Bryant’s HR program includes work/life balance among other lessons to be learned

College students understand that balancing work and life can be tricky with projects, exams, part-time jobs and family commitments.  At Bryant University, this issue is addressed in several classes across the curriculum, but there’s a direct emphasis on it as part of the Department of Management’s Human Resources degree program.

The school’s concentration in Human Resource Management prepares students for managerial positions in the field.  In designing the program, Bryant took note that all organizations recognize that human capital is a source of competitive advantage in the global marketplace and having a strong, proactive HR department is critical to a company’s success.  No longer just involved in hiring and benefits planning, the HR department is a major player in an organization’s strategic planning.

Dennis Brine, Ph.D., Chair of Bryant’s Accounting Department, points out just how important it is for young professionals to be exposed to the myriad of HR issues they are likely to encounter when they venture off campus and into the real world.
“Many of our students will advance in their organization and will be managing a group of subordinates at some point in their career,” said Bline. “In fact, many of them will be supervising within three or four years of entering the profession.”
This reality places great responsibility in the hands of college faculty.

“There are so many areas that are important for students as they transform into young professionals.  Faculty have to make important choices as to what they will address in the context of a course,” he said. “The need for students to be able to evaluate uncertain situations and form potential solutions to problems, the requirement that young professionals be able to analyze data and draw inferences, and the importance of work/life balance information come from the employers in the form of presentations to students at the Accounting Association meetings.”
The way Bline sees it, today’s students need only to look at themselves in order to understand the pressures of work/life balance.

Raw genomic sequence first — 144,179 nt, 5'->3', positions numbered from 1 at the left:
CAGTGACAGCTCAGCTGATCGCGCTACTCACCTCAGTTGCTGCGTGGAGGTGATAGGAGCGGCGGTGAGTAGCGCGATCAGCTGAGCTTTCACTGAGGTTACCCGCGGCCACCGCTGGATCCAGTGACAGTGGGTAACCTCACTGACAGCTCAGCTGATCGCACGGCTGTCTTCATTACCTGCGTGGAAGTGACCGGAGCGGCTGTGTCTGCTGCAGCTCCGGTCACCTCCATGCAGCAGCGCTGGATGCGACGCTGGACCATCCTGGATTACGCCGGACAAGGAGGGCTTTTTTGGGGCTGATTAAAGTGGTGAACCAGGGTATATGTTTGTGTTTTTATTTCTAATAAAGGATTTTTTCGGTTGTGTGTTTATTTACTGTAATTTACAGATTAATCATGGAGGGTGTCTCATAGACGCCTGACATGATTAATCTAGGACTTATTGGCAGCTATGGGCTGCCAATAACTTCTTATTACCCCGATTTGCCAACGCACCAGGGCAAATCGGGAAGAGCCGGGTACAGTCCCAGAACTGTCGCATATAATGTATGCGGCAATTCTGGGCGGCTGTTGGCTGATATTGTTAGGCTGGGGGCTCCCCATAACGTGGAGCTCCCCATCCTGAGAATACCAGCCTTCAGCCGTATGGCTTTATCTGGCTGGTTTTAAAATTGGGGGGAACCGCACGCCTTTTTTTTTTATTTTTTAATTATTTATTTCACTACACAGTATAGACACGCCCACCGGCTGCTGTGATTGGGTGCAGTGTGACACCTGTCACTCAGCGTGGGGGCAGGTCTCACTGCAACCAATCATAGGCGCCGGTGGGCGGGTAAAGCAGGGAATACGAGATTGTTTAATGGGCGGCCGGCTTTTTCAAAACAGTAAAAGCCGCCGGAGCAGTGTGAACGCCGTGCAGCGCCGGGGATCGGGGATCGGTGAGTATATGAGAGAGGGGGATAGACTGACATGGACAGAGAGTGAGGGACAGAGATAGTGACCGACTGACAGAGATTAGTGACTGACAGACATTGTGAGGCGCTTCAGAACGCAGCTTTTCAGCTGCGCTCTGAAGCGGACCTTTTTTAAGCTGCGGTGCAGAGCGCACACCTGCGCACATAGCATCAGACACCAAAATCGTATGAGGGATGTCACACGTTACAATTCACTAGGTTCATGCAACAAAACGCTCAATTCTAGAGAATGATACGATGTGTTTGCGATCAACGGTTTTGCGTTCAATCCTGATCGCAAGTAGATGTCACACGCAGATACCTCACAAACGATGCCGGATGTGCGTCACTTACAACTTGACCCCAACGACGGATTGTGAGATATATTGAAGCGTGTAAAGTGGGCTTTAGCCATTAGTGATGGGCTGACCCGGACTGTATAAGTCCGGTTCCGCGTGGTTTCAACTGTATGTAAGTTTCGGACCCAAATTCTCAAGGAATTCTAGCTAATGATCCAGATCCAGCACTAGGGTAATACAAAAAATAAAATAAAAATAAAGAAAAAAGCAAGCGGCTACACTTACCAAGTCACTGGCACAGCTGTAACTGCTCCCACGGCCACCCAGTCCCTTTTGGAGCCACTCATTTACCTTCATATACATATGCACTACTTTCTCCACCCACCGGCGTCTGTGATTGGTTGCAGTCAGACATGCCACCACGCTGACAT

“Work/life balance is crucial if we are to understand the demands placed on us from a number of different directions,” he said.  “However, there are some who view work/life balance as a basis for saying that they should be able to do less while being rewarded the same as others. I see some students who want to take a full course load, be active in several clubs, have a part-time job, and have an active social life. These students then complain when they do not do as well in class as they would like because they did not have enough time to do all the work required. Work/life balance is about prioritizing and making resource and time-allocation decisions.”

John Poirier, PhD., SPHR, is a lecturer in Bryant’s Department of Management and coordinator of its Human Resources Management program. He sees Bryant’s HR program as setting a good example of how to achieve a work/life balance as it prepares students for the real life challenges they will face in the future.

“Work/life balance issues are embedded across the curriculum,” said Poirier. “One key issue for 2015 as identified by the Society for Human Resource Management is what they term the ‘overwhelmed’ employee.  This is manifested, for example, when employees need to care for young children and elderly parents at the same time.”
At the core of these issues rests the challenge of the work/life balance and an employer’s inherent desire to reach one.  The work/life balance is a topic very much included in the HR program.
“Our HR concentration prepares students for careers in human resource management in which they can be strategic business partners and assist managers in overcoming these challenges,” he said.

Poirier points out that as the workforce has evolved, so have the issues that fall within the HR spectrum leaving today’s college graduates with much more to understand.

“We are experiencing greater diversity in the workforce, especially with regard to generational differences,” said Poirier. “It is the first time we have four generations present.  The skills gap seems to be growing larger for jobs in the health care and high tech sectors. There are also other public policy issues such as the minimum wage, paid sick time, same sex marriage and employee privacy that HR needs to have an understanding about.”